Candy-coated crimes: Arts professionals confess (2012)

Damaging artworks, lying, stealing and shooting at sculpture. Is this a typical day for today’s art professionals?

ADC staff
Art Design Publicity at ADC | 25 February 2012

Confession #1: My crimes against art were hardly organised. I worked as a picture framer throughout the 90’s while pursuing an uneventful DJ career. I committed various offences including ABH to a Henry Moore etching with a pneumatic staple gun, GBH to a photograph owned by Elton John with glass cleaning fluid and attempted murder of a John Hoyland print with lump of marble. I remain at large. Do not approach me. Your art is at risk.

* The criminal offences of common assault, actual bodily harm (ABH) and grievous bodily harm (GBH) are governed by the Criminal Justice Act 1988 and the Offences Against the Person Act 1861 [in the UK].

Confession #2: As a grad student, I once completely lied about the information about one building in a survey lecture on Thai Contemporary architecture that I presented to other grad students and my prof. Right after the presentation before taking questions, I confessed that the description of the specific building was complete fiction.

My prof freaked.

She asked why I did it.

I explained I wanted to experience presenting complete art fiction and watch you all believe it, just to get that experience. And you all believed it. And besides, it was a little art performance intervention.

Cropped still from The Opiates’ Candy coated crime (Disco Bloodbath Remix) video, directed by Ceven Knowles / CERUSmedia, Berlin.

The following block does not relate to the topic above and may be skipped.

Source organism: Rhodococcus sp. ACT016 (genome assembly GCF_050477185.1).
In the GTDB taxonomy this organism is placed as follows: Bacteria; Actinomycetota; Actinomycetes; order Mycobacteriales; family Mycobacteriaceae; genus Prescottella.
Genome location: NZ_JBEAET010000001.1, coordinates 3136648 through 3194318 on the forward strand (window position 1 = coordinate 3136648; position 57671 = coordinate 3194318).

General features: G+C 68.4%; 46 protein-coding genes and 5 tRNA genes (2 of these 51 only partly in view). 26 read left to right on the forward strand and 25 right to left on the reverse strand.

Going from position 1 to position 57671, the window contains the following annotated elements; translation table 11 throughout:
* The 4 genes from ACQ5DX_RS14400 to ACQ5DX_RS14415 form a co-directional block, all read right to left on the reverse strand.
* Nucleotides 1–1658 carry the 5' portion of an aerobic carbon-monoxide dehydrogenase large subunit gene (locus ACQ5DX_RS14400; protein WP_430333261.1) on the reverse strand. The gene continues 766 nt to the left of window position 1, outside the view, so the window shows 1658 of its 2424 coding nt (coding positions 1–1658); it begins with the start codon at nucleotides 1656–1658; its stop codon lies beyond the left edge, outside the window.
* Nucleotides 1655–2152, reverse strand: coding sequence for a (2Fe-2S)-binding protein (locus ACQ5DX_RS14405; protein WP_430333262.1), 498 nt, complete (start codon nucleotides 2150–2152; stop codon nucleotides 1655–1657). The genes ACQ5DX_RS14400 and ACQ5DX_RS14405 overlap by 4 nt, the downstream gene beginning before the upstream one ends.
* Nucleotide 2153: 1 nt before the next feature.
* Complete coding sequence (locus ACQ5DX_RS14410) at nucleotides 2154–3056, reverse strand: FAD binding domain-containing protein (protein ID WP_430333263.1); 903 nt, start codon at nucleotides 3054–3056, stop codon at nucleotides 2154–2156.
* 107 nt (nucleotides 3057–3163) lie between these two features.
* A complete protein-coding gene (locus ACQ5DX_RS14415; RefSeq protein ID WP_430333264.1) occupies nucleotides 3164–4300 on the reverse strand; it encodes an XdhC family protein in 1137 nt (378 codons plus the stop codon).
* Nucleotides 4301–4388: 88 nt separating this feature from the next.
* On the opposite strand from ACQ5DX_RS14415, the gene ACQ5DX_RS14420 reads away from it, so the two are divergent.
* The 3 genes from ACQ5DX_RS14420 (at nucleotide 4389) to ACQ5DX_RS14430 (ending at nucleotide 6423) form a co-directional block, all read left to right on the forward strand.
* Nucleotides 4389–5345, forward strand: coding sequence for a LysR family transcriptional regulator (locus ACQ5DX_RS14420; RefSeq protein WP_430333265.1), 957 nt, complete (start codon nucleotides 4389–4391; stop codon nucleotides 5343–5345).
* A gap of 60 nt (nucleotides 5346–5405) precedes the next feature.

CERUSmedia Ceven Knowles candy coated crime

Confession #3: Many years ago I did a five-day course in stain glass at the local adult education centre. During this time I stole the life-size, model skeleton from the life drawing room. Each day I took a different part. On the last day I had to sneak out a whole rib-cage and head in my bag.

I still feel very guilty. I would return it but my ex-husband took it from me.

Confession #4: In the Toronto Eaton’s Centre there’s a hanging sculpture depicting a life-sized flock of Canada Geese in flight.

One Christmas, the mall management put a red bow around the neck of each goose. The artist went berserk, claiming the work was being “desecrated.”

The mall caved and removed the bows. I went down town with my BB gun and filled those ducks with lead. That’s what we do with real Canada Geese, so why not?

Confession #5: Your confession here, hmm?

Editorial note: We have not fact-checked these confessions, and as we celebrate the combination of fact-fiction in the art, design and music journalism worlds, we encouraged our anonymous contributors to be as factually accurate or creative as they see fit!

See more art world confessions: Ryan Gander artwork attacked by arts administrator; Artwriter mistakes female performance artist for a tranny.